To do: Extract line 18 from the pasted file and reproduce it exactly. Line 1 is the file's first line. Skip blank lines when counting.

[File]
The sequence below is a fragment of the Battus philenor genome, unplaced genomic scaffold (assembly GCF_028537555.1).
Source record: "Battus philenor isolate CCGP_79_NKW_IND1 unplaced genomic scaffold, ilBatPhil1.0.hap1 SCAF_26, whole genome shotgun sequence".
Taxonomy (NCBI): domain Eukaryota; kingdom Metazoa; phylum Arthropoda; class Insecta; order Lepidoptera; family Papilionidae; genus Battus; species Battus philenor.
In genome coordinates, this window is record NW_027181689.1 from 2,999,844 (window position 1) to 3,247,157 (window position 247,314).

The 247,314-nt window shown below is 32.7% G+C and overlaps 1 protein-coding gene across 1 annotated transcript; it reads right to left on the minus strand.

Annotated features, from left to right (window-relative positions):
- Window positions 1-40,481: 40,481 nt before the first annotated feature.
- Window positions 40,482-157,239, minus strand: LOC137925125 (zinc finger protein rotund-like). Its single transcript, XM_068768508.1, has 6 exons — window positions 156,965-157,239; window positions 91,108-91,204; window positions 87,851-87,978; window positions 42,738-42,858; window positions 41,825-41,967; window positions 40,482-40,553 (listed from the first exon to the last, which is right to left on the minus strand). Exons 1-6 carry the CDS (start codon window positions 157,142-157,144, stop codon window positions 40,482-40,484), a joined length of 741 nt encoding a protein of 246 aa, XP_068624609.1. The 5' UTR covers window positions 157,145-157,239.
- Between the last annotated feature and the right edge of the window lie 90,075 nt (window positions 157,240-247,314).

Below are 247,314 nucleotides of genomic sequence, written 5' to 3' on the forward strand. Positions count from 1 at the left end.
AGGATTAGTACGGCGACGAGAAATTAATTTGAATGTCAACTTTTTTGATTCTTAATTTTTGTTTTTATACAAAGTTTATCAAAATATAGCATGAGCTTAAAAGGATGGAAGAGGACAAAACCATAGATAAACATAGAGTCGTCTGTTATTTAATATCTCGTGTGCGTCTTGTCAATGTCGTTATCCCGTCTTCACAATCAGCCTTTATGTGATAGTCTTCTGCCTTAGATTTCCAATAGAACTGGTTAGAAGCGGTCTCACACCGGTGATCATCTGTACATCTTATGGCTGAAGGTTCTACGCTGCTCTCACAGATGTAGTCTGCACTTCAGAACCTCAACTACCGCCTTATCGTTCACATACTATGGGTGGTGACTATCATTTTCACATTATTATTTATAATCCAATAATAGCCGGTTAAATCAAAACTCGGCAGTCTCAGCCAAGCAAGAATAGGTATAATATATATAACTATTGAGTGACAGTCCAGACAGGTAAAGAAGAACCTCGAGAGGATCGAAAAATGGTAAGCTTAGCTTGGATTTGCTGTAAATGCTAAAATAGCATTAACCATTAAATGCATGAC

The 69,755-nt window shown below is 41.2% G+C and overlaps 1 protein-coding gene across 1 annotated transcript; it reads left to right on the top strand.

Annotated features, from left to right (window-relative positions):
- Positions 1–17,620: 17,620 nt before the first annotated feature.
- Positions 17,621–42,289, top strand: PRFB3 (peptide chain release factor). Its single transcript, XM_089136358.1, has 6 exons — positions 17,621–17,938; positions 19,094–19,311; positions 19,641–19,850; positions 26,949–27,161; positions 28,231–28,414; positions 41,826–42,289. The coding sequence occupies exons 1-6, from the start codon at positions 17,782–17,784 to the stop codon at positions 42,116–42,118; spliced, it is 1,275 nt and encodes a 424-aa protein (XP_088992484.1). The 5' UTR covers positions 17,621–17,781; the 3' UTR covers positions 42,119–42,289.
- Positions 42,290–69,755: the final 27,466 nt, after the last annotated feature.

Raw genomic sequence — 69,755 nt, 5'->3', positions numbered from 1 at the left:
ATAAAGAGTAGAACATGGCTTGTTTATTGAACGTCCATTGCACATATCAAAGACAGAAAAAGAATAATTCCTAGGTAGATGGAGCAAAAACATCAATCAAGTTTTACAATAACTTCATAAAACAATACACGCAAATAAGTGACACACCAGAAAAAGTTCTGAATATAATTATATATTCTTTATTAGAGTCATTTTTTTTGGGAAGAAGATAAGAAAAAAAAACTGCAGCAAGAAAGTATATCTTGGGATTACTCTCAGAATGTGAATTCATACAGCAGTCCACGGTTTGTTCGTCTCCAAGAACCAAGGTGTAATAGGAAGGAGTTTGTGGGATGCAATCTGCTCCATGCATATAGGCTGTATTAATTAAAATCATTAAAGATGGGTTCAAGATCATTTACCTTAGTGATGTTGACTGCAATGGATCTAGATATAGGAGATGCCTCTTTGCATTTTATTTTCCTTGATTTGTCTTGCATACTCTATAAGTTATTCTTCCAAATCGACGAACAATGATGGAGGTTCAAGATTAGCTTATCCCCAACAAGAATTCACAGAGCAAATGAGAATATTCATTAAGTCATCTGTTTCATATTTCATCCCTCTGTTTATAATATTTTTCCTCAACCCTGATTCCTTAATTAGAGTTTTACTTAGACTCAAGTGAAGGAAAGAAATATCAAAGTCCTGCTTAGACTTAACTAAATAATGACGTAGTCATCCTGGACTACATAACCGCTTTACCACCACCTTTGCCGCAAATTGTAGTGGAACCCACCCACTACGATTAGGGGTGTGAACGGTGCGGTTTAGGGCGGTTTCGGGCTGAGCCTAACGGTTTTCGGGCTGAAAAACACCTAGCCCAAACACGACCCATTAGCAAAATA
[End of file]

ATAAAGAGTAGAACATGGCTTGTTTATTGAACGTCCATTGCACATATCAAAGACAGAAAAAGAATAATTCCTAGGTAGATGGAGCAAAAACATCAATCAAGTTTTACAATAACTTCATAAAACAATACACGCAAATAAGTGACACACCAGAAAAAGTTCTGAATATAATTATATATTCTTTATTAGAGTCATTTTTTTTGGGAAGAAGATAAGAAAAAAAAACTGCAGCAAGAAAGTATATCTTGGGATTACTCTCAGAATGTGAATTCATACAGCAGTCCACGGTTTGTTCGTCTCCAAGAACCAAGGTGTAATAGGAAGGAGTTTGTGGGATGCAATCTGCTCCATGCATATAGGCTGTATTAATTAAAATCATTAAAGATGGGTTCAAGATCATTTACCTTAGTGATGTTGACTGCAATGGATCTAGATATAGGAGATGCCTCTTTGCATTTTATTTTCCTTGATTTGTCTTGCATACTCTATAAGTTATTCTTCCAAATCGACGAACAATGATGGAGGTTCAAGATTAGCTTATCCCCAACAAGAATTCACAGAGCAAATGAGAATATTCATTAAGTCATCTGTTTCATATTTCATCCCTCTGTTTATAATATTTTTCCTCAACCCTGATTCCTTAATTAGAGTTTTACTTAGACTCAAGTGAAGGAAAGAAATATCAAAGTCCTGCTTAGACTTAACTAAATAATGACGTAGTCATCCTGGACTACATAACCGCTTTACCACCACCTTTGCCGCAAATTGTAGTGGAACCCACCCACTACGATTAGGGGTGTGAACGGTGCGGTTTAGGGCGGTTTCGGGCTGAGCCTAACGGTTTTCGGGCTGAAAAACACCTAGCCCAAACACGACCCATTAGCAAAATA